Landscaping can be intimidating. Homeowners can easily become overwhelmed by the vast number of plant species, growing requirements and overall design. Breaking down plants into categories can make it easier for even novice gardeners to create a cohesive look.
Creating a Tropical Garden
A tropical garden relies heavily on bold foliage and strategic plant placement to achieve a dramatic look. 'Black Magic' Elephant Ear's dark foliage, dull by itself, pops when placed next to the variegated foliage of Shell Ginger. Equally attractive is large-leafed Fatsia, a member of the ginseng family, with a cluster of needly 'Foxtail' ferns.
To avoid creating a jungle, place three of the same type of plant next to each other. The color and texture are discernible from a greater distance, resulting in a neater appearance. Mulch also plays a part in a tropical garden's design. It sets off plants and retains moist soil conditions that many ferns, gingers and elephant ears prefer.
Bird of Paradise, species of bromeliad, gingers and anthurium are popular bloomers for a tropical garden. The "bloom" on bromeliads is not actually a bloom; it's a bract. It, nevertheless, has the color many tropical lovers seek. Chinese Hibiscus, available in reds, pinks, peach and yellow, also is very common.
Tropical plants will not withstand winters in most of the United States. Try placing tropicals like bananas, crotons and those mentioned earlier in containers amongst hardy evergreens. Many houseplants are tropical and will perk up if put in a outdoor shaded area. Position them around an entire yard rather then grouping them together so the whole yard maintains an island feel. Put large containers on wheels or move them with a dolly to a protected area at summer's end.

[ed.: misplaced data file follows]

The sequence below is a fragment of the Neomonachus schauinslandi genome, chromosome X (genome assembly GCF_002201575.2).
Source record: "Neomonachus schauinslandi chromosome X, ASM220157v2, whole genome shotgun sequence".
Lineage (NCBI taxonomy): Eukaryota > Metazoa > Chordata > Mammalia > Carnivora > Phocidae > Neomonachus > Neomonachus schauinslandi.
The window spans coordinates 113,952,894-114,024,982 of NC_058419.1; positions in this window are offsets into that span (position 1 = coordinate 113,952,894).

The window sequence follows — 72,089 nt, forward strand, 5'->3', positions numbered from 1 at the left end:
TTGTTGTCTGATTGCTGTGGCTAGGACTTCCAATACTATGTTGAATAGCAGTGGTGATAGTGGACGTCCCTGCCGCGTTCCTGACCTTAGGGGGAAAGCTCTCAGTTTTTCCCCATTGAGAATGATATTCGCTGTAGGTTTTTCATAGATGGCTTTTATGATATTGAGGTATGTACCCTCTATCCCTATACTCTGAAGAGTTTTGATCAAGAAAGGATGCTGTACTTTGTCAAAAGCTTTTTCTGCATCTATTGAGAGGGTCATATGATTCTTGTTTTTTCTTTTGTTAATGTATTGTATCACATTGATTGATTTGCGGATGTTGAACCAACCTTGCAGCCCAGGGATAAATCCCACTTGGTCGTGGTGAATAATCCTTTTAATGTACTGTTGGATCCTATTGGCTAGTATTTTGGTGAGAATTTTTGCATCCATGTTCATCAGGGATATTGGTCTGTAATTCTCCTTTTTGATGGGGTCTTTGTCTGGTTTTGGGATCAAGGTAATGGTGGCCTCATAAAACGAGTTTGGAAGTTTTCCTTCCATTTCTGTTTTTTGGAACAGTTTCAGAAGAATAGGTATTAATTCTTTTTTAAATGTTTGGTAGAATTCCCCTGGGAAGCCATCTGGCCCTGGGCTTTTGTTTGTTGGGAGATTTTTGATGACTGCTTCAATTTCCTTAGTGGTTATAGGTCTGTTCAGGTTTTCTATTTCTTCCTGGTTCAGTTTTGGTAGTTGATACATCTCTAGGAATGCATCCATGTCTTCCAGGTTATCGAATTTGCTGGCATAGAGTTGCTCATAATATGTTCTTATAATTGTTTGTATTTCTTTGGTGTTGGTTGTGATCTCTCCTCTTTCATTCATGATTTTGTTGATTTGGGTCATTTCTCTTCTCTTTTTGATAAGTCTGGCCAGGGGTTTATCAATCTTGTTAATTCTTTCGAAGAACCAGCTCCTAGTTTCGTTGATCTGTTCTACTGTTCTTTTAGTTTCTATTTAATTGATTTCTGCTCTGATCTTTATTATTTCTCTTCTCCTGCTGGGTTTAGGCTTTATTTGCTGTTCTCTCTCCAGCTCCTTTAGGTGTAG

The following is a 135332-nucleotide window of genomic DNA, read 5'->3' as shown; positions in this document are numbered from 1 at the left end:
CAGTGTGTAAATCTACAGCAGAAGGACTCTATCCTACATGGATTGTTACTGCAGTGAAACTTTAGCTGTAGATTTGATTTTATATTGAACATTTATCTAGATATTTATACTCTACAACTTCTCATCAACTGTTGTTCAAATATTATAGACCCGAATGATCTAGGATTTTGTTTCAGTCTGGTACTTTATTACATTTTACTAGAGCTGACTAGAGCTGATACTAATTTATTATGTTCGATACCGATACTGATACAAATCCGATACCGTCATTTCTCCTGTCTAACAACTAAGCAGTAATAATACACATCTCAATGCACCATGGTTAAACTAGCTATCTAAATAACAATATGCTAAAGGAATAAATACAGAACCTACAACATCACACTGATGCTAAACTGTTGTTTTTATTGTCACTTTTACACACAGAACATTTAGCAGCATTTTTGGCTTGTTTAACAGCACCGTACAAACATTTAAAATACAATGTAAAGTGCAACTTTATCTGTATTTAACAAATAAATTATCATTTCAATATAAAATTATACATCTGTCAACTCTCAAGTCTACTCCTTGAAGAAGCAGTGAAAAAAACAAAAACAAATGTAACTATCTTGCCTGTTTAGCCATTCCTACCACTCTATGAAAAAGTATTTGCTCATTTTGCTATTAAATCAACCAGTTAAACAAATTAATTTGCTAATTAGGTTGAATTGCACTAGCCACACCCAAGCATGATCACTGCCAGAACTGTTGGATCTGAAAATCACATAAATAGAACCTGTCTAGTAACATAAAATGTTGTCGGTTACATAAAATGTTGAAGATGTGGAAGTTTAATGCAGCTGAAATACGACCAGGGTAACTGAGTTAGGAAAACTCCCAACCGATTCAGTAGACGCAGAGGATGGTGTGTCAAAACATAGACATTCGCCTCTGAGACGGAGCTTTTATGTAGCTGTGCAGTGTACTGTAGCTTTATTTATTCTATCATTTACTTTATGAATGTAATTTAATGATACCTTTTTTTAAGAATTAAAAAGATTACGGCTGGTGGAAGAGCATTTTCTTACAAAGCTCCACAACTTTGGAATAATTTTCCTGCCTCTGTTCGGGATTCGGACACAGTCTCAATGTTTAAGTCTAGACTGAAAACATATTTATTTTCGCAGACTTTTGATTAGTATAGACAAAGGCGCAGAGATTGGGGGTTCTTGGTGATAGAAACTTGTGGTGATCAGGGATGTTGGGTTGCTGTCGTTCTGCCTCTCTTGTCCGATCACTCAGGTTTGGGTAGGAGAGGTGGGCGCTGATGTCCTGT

Using Native Plants
Designing with native plants means selecting plants that grow naturally in your geographic area. Native plants are well-adapted to your climate and are more resistant to disease and bugs. Both of these attributes translate to less maintenance for homeowners.
Seek out your state's native plant society or explore directories of native plant suppliers on the Internet. Select native plants based on the wildlife they attract. The National Wildlife Federation can certify your yard as a wildlife habitat partly based on plant choices.
Installing plants from around the world can damage the local ecosystem. Foreign plants like Kudzu and Water Hyacinth choke out native plants that animals rely on for food and shelter. Water Hyacinth even has been known to clog irrigation equipment and large bodies of water. Foreign plants also spread disease for which local plants have no defense.
Achieving a Formal Garden
Formal gardens are high-mainteance. They are characteristically neat, clean-lined and full of evergreens. Plants like Boxwood, Ligustrum, Holly and Juniper are pruned to keep their silhouettes smooth.
Topiaries add sophistication to a formal garden, according to the LandscapeDesignAdvisor.com.Pearl Fryar of Bishopville, S.C., transformed three acres of his property in 1984 by pruning the plants into unusual topiaries. His creations are open to visitors, and a plant list is available for those who visit FryarTopiaries.com.
Deciduous trees and shrubs are used sparingly in formal gardens. Often one plant will become a sort of museum piece in a formal design. A Japanese Maple might be the centerpiece of a courtyard in the way that a sculpture or fountain would be displayed.